Peiqi Sui 0

Professor Walter Mead, apologize for the racist headline of your article!

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It is widely held amongst Chinese communities around the world that "the sick man of Asia" is the worst possible racial slur and the most serious attack against the Chinese identity -- the phrase evokes the humiliation and trauma of our colonial past that we still struggle to reconcile with. Unfortunately, this phrase showed up in the title of Professor Walter Mead's Open-ed for the Wall Street Journal "China Is the Real Sick Man of Asia" about the Coronavirus' impact on China's financial markets. The content of Open-Ed is not really at fault except for presenting a horribly unoriginal analysis that lacks insight, which means that the "sensational" headline, with little to do with the content, is shamelessly click-baiting at best and being blatantly racist at worst.

Mead tweeted "a word to my new Chinese followers" that "at American newspapers, writers typically do NOT write or approve the headlines" to distant himself from the headline. Still, he is still culpable of racism in two ways: first, he refused to denounce the headline or the WSJ (or even to just acknowledge how problematic it is); second, he retweets a post that attempts to justify the headline's racism on the basis that anything anti-communist is automatically right. Furthermore, the way he phrases his excuse implies that only Chinese nationalists would be offended by the headline, which plays on ad hominem and Sinophobia sentiments to take away the legitimacy of those who are calling him out on his racism. All of this points to Mead's unwillingness to own up to his racism and callous insensitivity to both the past and the present sufferings of the Chinese people.

It does not stop just there. Mead's racism has been called out by China's Ministry of Foreign Affairs: “Walter Russell Mead, you should be ashamed of your words, your arrogance, your prejudice and your ignorance". This will unfortunately remain as most Chinese people's impression of Bard -- with all due respect, Bard is not the most famous school in China. It is safe to say that Mead's open-ed has greatly devalued the Bard diploma in the Chinese job market and hurts the Bard network's publicity: Chinese graduates from Bard would have a harder time finding a job back home, prospective Chinese students' interest in Bard would decrease, and Bard's multiple projects in China would inevitably face local backlash. At the end of the day, the Bard community is going to pay the price for Mead's racism. As an expert in international relations and a scholar at the Hudson Institute, Mead is fully aware of these consequences. It is a blunder of an employee to compromise the long-term interest of his company for his personal gain. It is an even greater blunder of an educator to diminish the future opportunities of his students, let alone willfully sacrificing them in his own desperate grab for media attention and relevance.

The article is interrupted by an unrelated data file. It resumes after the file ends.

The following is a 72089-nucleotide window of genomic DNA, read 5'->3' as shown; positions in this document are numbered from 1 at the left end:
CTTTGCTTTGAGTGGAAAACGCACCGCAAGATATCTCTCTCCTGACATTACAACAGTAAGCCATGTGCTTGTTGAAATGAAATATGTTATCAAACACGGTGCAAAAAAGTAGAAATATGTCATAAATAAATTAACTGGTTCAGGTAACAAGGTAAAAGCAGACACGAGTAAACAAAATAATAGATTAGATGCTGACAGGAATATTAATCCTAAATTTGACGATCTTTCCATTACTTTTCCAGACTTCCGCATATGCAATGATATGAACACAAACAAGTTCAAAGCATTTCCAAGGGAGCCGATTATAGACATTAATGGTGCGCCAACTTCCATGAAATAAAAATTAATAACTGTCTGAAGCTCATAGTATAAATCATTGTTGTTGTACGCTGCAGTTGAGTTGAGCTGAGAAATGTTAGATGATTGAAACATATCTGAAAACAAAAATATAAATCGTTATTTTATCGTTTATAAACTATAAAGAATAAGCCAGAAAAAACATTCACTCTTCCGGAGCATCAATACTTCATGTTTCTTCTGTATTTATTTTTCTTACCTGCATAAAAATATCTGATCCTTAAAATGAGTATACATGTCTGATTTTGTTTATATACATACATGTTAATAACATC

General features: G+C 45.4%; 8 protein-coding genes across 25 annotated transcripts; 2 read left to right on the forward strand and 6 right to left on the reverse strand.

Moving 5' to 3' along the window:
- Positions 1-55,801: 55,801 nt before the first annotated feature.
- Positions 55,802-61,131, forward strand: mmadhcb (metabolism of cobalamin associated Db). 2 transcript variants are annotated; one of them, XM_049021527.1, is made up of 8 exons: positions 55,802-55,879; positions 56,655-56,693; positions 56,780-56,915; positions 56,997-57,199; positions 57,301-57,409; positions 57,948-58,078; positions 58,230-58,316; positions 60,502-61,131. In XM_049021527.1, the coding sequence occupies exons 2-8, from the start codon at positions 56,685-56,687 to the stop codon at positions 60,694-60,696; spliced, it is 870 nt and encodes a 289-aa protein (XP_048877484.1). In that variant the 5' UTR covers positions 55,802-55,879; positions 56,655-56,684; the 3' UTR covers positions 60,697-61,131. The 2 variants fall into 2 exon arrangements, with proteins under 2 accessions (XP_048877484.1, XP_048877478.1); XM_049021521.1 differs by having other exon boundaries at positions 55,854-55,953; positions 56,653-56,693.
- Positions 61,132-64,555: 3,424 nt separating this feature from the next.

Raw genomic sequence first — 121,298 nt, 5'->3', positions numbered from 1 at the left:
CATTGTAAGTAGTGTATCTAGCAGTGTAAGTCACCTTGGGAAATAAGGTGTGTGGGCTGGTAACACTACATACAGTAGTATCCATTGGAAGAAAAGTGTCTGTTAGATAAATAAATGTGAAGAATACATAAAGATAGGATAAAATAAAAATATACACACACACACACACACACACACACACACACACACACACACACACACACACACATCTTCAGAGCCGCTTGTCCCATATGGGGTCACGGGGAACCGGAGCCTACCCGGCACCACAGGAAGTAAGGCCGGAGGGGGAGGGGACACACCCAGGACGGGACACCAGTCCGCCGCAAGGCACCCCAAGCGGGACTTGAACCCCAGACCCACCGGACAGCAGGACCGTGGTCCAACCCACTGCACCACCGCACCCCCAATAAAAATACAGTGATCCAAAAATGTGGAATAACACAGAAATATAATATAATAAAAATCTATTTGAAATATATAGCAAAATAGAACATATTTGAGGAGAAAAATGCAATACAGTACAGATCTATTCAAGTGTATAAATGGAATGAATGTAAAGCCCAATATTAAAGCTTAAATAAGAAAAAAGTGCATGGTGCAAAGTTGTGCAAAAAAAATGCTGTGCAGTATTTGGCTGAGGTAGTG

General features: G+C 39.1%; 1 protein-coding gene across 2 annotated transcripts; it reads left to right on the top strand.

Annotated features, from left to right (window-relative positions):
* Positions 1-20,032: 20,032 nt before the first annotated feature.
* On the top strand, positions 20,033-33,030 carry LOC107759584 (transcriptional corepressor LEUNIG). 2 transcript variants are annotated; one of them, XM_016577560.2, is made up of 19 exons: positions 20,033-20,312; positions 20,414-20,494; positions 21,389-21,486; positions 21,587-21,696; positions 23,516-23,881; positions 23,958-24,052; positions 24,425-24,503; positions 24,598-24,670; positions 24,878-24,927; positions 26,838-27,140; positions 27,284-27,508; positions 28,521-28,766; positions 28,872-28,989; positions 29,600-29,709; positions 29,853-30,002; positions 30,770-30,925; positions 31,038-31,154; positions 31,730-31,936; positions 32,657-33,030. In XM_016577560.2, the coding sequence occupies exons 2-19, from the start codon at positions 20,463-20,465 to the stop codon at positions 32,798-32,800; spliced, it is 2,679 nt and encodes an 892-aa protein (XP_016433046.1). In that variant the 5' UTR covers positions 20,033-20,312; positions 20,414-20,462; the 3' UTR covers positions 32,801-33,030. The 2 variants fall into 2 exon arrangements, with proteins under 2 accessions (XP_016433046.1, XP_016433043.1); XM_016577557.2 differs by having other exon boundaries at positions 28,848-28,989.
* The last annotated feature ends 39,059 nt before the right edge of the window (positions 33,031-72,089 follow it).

Multiple attempts have been made to get Mead and the WSJ to apologize for the headline. None of them have availed. If there is nothing could be done about Mr. Mead's personal morality to get him to issue a public apology, I hope that Prof. Mead still has enough work ethic and professionalism left to apologize to the Bard community, which cherishes the values of equity and inclusion. His racism has no place in our community, and until he apologizes in a sincere manner, I call for all Bard students to boycott his courses, or switch to another advisor -- someone who places his own benefit before that of his students has lost all qualifications as an educator.

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